Change and Conflict in A Doll's House by Henrik Ibsen

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It sometimes takes a lifetime to change yourself, but changing in response to what other people want, without considering your own needs could be much more challenging. In a world without any flaws all people would be treated equally and with the same kind of respect. On the other hand, in the world we live in, almost all situations we find ourselves in have the potential to become a conflict. A Doll's House, a play by Henrik Ibsen, is an exceptional example of a conflict that exists as women are seen as possessions and not individuals by men. Ibsen uses the Christmas tree, macaroons, tarantella, and the doll’s house as symbols in A Doll’s House to express the flaws in a society that requires women to be the subservient and docile servants of men.

Transition: In the first place we can consider the Christmas tree.

The Christmas tree can be seen as the first symbol in the play A Doll's House, where women have to be obedient to men and hide their true emotions. For example, at the start of Act Two, the stage directions order that “The Christmas tree is in the corner by the piano...” (Ibsen 29) This instruction represents Torvald, Nora's husband, directing Nora to do whatever pleases him even though she might disagree. She sees herself as being isolated by her husband and feels rejected as her opinion is never considered by him. In addition, the directions if Act Two continue to instruct that the Christmas tree is "…stripped of its ornaments and with burnt down candle-ends on it dishevelled branches.” (Ibsen 29) The image that is created by this order reveals that Nora also feels burned out by always having to listen to her husband. The "dishevelled branches" of the Christmas tree indicate that her life is bedraggled and she has t...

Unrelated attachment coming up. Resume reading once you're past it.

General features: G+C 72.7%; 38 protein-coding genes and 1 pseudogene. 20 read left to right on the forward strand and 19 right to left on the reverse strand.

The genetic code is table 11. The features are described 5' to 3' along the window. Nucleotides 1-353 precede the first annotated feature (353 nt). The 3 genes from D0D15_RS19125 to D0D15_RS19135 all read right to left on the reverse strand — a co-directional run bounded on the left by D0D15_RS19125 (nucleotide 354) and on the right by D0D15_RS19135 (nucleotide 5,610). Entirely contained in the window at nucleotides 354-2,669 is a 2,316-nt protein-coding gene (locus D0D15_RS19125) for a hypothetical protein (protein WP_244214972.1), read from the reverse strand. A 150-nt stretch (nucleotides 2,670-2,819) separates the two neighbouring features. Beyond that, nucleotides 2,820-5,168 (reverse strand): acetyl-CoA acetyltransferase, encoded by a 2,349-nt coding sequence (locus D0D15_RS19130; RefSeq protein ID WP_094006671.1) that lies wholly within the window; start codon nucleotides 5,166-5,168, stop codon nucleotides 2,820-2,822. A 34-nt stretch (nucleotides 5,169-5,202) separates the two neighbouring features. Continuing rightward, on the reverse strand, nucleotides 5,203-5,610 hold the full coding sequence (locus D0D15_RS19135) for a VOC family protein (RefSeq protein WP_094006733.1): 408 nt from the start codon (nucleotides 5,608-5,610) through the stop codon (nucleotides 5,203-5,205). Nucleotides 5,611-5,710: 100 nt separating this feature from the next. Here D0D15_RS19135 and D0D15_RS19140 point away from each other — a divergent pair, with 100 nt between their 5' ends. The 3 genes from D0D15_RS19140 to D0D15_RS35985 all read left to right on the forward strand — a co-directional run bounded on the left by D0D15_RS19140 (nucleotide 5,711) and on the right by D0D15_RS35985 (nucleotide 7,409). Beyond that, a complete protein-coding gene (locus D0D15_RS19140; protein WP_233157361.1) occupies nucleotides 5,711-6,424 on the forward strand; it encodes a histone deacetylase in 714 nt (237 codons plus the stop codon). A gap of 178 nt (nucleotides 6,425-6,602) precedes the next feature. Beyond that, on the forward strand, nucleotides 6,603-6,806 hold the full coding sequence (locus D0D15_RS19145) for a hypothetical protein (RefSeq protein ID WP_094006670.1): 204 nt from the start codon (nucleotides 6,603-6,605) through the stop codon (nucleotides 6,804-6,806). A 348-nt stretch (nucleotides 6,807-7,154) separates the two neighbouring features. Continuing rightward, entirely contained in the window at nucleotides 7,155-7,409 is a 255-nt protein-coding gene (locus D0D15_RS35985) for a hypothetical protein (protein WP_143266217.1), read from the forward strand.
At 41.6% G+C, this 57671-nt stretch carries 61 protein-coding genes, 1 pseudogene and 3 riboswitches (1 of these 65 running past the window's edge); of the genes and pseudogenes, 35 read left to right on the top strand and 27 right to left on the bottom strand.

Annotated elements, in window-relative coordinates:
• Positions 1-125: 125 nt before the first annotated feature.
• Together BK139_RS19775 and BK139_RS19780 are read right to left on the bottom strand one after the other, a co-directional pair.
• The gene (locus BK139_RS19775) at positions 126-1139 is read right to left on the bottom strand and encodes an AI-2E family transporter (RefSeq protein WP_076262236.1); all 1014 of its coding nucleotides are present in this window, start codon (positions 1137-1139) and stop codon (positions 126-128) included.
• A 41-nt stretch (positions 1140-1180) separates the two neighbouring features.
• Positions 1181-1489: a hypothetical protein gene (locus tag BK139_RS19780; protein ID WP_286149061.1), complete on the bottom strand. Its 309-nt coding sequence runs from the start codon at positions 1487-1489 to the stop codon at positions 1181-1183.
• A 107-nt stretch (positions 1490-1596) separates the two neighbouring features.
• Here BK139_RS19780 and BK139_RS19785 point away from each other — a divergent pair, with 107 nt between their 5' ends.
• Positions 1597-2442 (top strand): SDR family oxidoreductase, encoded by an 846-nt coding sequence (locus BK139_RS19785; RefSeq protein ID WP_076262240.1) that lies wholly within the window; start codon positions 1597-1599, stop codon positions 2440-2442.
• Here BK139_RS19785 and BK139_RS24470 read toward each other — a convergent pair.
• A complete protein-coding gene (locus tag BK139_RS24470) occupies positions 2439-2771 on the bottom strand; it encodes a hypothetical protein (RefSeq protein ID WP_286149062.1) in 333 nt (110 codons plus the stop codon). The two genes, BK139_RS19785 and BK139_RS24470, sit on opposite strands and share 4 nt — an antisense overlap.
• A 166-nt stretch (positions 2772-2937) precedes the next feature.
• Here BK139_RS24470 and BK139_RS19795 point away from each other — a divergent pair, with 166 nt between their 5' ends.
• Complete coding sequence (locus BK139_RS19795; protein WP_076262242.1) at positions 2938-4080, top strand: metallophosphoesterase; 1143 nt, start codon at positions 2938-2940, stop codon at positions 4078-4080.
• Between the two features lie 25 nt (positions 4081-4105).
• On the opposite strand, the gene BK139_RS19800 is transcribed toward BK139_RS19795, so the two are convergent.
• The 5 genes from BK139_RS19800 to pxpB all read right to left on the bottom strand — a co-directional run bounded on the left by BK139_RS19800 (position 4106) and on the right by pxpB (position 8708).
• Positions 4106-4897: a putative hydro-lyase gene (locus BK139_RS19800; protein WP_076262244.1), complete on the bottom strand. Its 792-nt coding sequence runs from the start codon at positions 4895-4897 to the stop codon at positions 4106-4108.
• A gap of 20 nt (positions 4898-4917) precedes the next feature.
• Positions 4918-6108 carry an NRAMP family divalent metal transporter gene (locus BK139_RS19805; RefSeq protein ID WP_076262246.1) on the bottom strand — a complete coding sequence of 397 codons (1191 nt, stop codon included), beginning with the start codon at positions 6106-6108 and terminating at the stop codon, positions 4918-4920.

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...toy. Consequently, Torvald's hold on her is broken when she comes to realize that she was just a "doll" being used by her husband.

The main character of A Doll's House, Nora Helmer, is constantly challenged in the play as she endeavors to be the perfect wife for her husband, Torvald, and to live according to the rules and expectations set by him. Ibsen uses symbols throughout the play to emphasize how women were seen and treated by men during the Victorian era in Norway. Even now during our modern era women are still seen as subservient to men and all men have a lesson to learn that women can be so much more than just mere "dolls" in a "dollhouse". They have values, ambitions, dreams, individuality, a place in society where they can express themselves and live meaningful lives. Will there ever be a time in the future where women will be treated as equals to men?
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